the Sea! the open Sea !" we yet are One of the most gifted of modern warm admirers of the generality of English song-writers, Barry Cornwall, Barry Cornwall's noble English songs. is author of " The Sea ;" and a more Nature, however, never intended him popular production of its class has not for a sea-poet. He should not venbeen written during the present gene- ture lower down the Thames than ration. Everybody must have read Gravesend; or, at the utmost, he it, or heard it sung. It may be bold must not quit the soundings of the to impugn the verdict of the public, Channel. When his lead ceases to which has been unequivocally mani- bring up sand and shells, let him imfested in favour of this remarkable mediately put about, and bear up for song; but, whilst we appreciate its the river again ; for, although he as. merits, and admire it as a very fine sures us that literary composition, we cannot conscientiously class it with the best songs
“ If a storm should come, and awake the deep,
What matterI skull ride and sleep"(!) of Dibdin, or with several sea-songs by various authors much less popular. yet we don't believe him; and, knowIn our opinion it is far loo artificial ing, as we do, that he would be infal. and forced in sentiment. Whatever libly sea-sick even in crossing the enthusiasm the author may have felt Straits of Dover, we tremble at the regarding the sea, his song has no racy mere supposition of seeing our help. salt-water smack; and were you to less friend (who has spent “ full fifty ask a blue-jacket his opinion, he would summers a rover's life") tossed about shift his quid, and contemptuously tell like a shuttlecock on the merciless and you that a Cockney must have written remorseless billows of the North Atit. And there is a Cockney twang lantic - an ocean that may be said to about it. When we carefully con it hold all amateur “rovers" in especial over, and weigh its words and their scorn, for it has never yet failed to legitimate meaning, we feel that, how- shake all their amiable, nonsensical ever spirited it may be in a literary enthusiasm out of them in less than sense, it lacks the soul that animates twenty-four hours after they ventured the breast of the genuine sea-poet; to ride its royal waves ! and we fancy that the author drew his Allan Cunningham's “A Wet Sheet inspiration from the Thames, or, at and a Flowing Sea” is well deserving most, from a trip in a Margate hoy, of its popularity. A nautical critic or in a steam-boat to Boulogne. The would, perhaps, object to some exvery poorest of Dibdin's songs-how- pressions ; but it is, on the whole, a ever carelessly written and paltry in very fine, spirited song, and its sentitheme — have a natural touch about ment is healthy and natural, and not them, a salt-water flavour, a sailor- overstrained nor melodramatic. We like tone and air, which Barry think it far superior to Barry CornCornwall's celebrated song wofully wall's more celebrated production.
The length of our article warns us written by practical seamen. We only to conclude ; yet, before doing so, we know two notable exceptions. The would fain notice a very beautiful and first is Falconer, author of “ The Shipaffecting piece, entitled “The Sailor- wreck," and of several sea-odes, &c. ; Boy's Grave," written by Mr. William and the second is Ismael Fitzadam, Ilott. Whether it can be strictly who is now almost forgotten, and uncalled a sea-song is a question we shall known to the existing generation, not discuss; but sure are we that it but who acquired melancholy cele“ breathes the very poetry of ocean" brity more than thirty years ago. His (to use Herman Melville's expression), real name was John Macken; by birth and it is worthy, both on the score of an Irishman; by education a gentlesubject, sentiment, and language, to man; by nature a poet. He became be printed in any future collection of a man-o'-war's-man, and fought as the choicest and finest sea-pieces ever such under Lord Exmouth, at the written. Our readers will thank us bombardment of Algiers. Subsefor here presenting them with quently, he wrote and published his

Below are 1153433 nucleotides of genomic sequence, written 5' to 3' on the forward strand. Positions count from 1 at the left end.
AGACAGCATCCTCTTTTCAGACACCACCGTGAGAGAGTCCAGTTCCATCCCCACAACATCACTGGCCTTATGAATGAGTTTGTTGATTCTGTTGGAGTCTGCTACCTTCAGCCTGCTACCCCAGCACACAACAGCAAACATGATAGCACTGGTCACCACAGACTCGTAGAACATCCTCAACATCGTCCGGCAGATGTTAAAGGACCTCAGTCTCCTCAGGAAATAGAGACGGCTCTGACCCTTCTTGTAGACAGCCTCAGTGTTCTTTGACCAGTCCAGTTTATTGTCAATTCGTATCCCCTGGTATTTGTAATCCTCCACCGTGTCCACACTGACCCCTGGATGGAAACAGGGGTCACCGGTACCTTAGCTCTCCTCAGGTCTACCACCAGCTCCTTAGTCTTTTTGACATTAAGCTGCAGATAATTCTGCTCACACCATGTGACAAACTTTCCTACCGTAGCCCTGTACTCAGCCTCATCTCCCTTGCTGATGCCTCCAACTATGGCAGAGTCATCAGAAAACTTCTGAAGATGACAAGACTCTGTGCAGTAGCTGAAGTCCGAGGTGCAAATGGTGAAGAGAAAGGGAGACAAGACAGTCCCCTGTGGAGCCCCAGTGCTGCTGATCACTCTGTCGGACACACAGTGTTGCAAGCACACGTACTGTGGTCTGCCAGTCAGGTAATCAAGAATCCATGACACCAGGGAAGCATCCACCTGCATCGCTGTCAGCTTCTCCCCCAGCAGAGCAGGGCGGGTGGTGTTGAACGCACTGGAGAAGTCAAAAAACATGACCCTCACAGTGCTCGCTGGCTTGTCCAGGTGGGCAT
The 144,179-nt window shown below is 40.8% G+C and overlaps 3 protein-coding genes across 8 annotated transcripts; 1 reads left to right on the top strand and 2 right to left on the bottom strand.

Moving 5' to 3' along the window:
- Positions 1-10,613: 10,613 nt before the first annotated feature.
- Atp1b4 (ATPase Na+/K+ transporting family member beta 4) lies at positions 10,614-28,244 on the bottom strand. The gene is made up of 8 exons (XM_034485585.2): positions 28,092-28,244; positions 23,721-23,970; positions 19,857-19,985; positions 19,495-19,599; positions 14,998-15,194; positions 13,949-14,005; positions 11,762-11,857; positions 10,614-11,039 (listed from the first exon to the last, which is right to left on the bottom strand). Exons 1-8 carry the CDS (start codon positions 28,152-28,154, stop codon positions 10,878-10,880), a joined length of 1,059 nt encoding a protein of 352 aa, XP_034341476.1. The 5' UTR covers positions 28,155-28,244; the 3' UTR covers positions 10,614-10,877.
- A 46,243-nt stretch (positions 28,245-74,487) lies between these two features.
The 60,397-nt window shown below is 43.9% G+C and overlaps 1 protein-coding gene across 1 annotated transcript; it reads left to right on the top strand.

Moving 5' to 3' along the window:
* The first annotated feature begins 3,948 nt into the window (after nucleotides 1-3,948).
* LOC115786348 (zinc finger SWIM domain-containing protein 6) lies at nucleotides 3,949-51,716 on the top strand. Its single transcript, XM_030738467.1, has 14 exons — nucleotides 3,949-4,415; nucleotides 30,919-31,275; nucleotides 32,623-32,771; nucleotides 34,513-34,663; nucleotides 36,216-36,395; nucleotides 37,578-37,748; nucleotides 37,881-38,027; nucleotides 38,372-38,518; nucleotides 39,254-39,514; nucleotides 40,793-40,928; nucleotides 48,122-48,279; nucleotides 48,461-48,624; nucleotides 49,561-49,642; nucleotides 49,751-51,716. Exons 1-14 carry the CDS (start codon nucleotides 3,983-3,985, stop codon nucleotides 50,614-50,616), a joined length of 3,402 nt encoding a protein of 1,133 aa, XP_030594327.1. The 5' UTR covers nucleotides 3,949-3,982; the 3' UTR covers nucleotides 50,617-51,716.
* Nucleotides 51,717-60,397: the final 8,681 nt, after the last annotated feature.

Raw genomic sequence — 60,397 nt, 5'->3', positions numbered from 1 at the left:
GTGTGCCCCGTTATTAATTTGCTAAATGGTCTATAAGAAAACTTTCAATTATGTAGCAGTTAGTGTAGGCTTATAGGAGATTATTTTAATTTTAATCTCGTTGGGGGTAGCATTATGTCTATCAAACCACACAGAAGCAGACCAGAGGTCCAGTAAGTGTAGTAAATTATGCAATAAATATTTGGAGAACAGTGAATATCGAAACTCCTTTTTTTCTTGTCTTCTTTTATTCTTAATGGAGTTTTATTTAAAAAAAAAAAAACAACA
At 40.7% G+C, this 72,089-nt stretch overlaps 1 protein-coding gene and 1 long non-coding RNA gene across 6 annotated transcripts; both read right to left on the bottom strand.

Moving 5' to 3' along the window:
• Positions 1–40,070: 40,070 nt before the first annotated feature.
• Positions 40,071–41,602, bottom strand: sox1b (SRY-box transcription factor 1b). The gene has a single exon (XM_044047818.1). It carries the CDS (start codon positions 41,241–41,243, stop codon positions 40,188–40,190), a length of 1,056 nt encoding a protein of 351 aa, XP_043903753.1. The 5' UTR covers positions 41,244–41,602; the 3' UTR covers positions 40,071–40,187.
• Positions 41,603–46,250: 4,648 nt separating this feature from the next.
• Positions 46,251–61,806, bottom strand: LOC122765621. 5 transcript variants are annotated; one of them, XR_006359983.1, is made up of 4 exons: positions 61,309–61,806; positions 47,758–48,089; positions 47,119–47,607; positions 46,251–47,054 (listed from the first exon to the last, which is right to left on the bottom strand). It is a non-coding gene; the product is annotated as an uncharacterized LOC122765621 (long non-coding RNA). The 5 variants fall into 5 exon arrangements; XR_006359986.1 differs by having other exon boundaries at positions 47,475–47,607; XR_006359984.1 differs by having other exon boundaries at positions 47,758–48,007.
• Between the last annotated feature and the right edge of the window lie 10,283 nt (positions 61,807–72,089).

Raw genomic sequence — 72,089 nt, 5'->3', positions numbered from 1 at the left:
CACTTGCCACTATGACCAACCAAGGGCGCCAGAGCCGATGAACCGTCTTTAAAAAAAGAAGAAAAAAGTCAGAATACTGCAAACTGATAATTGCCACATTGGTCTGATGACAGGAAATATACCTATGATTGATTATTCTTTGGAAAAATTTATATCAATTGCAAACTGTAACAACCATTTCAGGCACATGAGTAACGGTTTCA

“Harp of the Desert,” which contains "TAB SAILOR-BOY'S GRAVE.
a description of the battle in question “ Bright, bright were the sailor-boy's dreams in It was generously appreciated in some life's morning,
literary quarters; but when Ismael When hope with its fairy-forms gilded the way, And a thousand sweet visions of happiness dawning,
Fitzadam sent a copy of his work and Were spreading their shadows throughout the long a letter to Lord Exmouth, the latter
day. Quick, quick beat his heart at the buoyant bark's
declined to take any notice of either. motion,
Poor Fitzadam, in the bitterness and For his childhood's first dream-his first love Were the foam-crested waves of the wide-spreading
despair of his heart, then addressed ocean,
the following very striking and affectWith the sun and the sea-bird above.
ing remonstrance to his Admiral :" Soon, soon were his hopes and his fairy-dreams banish'd ,
“ Chief of the Christian host ! stern Exmouth, who, Not long did they gladden his sight;
When Britain's thunder, throned upon the sea, For he sickened, and quickly the light of life
Smote proud Algiers to dust-the slave set freevanishid,
Led'st up the fiery hurricane that blew, Till it wan'd into death's gloomy night.
And burst in vengeance on the Paynim crew, They buried him then in the shroud they had made
Champion of Faith I rememberest aught of me,